WPAFB: November is Warrior Care Month

Fairborn Daily Herald

WRIGHT-PATTERSON AIR FORCE BASE — Having to suddenly take care of a loved one who is no longer able to care for themselves due to an injury or illness is life altering and can be both mentally and physically exhausting for caregivers.

November is Warrior Care Month, according to Wright-Patterson Air Force Base, which honors the service and sacrifices of wounded, ill or injured post 9/11 service members, their families and professionals who support them. It also is a time to recognize the caregivers who sometimes are overlooked.

A 2014 Rand Study on American military caregivers reported that more than 1.1 million people in the United States are supporting a wounded, ill or injured post 9/11 service member or veteran. The study also found that gaps existed in providing support programs for these caregivers. At the time of the study, most programs that related to the needs of the caregiver concentrated on the military member and would incidentally associate to the caregivers needs.

To ensure caregivers received the needed support, DoD launched the Wounded Warrior Caregiver Forum to provide individualized support and services to caregivers as an integral part of their wounded warrior’s care and recovery.

One of the many services offered by the Air Force Wounded Warrior Program, AFW2, is the Caregiver Peer-to-Peer Forum. The program provides a platform for caregivers to connect with other caregivers who are in similar situations caring for wounded warriors.

“Although the caregivers, who majority of time is the spouse, travels the journey with their wounded warrior, they become so consumed with being the caregiver that they stop taking care of themselves.” said Clark. “Being a caregiver can be stressful, frustrating and they can get burnt out to where they stop participating in daily routines or activities such as putting on makeup or going to grocery store. The caregiver peer-to-peer forum gives them that outlet.”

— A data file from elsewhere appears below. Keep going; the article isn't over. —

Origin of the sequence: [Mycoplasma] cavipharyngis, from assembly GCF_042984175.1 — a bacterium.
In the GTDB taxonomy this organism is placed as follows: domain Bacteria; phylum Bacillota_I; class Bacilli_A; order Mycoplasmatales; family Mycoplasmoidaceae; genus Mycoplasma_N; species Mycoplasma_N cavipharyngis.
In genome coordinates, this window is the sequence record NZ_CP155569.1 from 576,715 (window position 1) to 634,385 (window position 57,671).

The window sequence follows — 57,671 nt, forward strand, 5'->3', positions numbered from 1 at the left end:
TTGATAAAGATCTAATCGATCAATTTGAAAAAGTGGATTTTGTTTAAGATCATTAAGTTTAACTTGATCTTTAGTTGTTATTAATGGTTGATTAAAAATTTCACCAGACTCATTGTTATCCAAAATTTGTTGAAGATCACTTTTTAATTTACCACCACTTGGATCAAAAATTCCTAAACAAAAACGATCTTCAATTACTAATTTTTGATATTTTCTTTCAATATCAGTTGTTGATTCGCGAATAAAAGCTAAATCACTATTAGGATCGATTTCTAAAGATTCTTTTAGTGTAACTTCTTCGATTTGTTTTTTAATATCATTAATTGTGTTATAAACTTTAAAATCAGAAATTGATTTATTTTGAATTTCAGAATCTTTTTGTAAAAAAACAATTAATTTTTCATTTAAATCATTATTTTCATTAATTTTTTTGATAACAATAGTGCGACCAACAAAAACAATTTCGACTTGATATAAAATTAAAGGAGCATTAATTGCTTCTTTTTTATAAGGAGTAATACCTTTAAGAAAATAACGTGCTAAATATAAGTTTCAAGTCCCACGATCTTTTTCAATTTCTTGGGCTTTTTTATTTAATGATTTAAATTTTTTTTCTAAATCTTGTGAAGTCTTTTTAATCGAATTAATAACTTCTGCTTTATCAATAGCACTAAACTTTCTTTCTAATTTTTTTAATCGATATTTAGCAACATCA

Clark said caregivers are trying to balance it all and need to ensure that they taking care of themselves. She recommends that caregivers have “Me time” by reengaging in what they normally did and stresses that caregivers must also take care of their health and ensure they go to their annual preventative screenings.

From sharing their experiences as caregivers to job assistance to VA benefits, the peer to peer support group provides caregivers a multitude of resources at the monthly meetings.

“The necessity of the program becomes more relevant every day” Johnson said. “From a caregiver’s perspective, they are invaluable asset to our program and the service member. From the time they get up to the time they go to bed, it’s about taking care of the warrior so they often are the last person to reach out for help because they don’t want to burden others. Sometimes they are drowning and they may not even see it so programs like this are necessary.”

The Peer-to-Peer Caregiver Forum meetings are held the third Tuesday of every month from 1 p.m. to 3 p.m. at the Airman and Family Readiness Center. Caregivers can also phone in at 937-255-0106 if they are not able to physically attend. For additional information on the Caregiver support meetings, contact the Recovery Care Coordinator office at 937-257-9784 or the Airman and Family Readiness Center at 937-257-3592. For additional information on the Wounded Warrior Program, go to www.woundedwarrior.af.mil.

Fairborn Daily Herald

Story courtesy of Wright-Patterson Air Force Base.

Story courtesy of Wright-Patterson Air Force Base.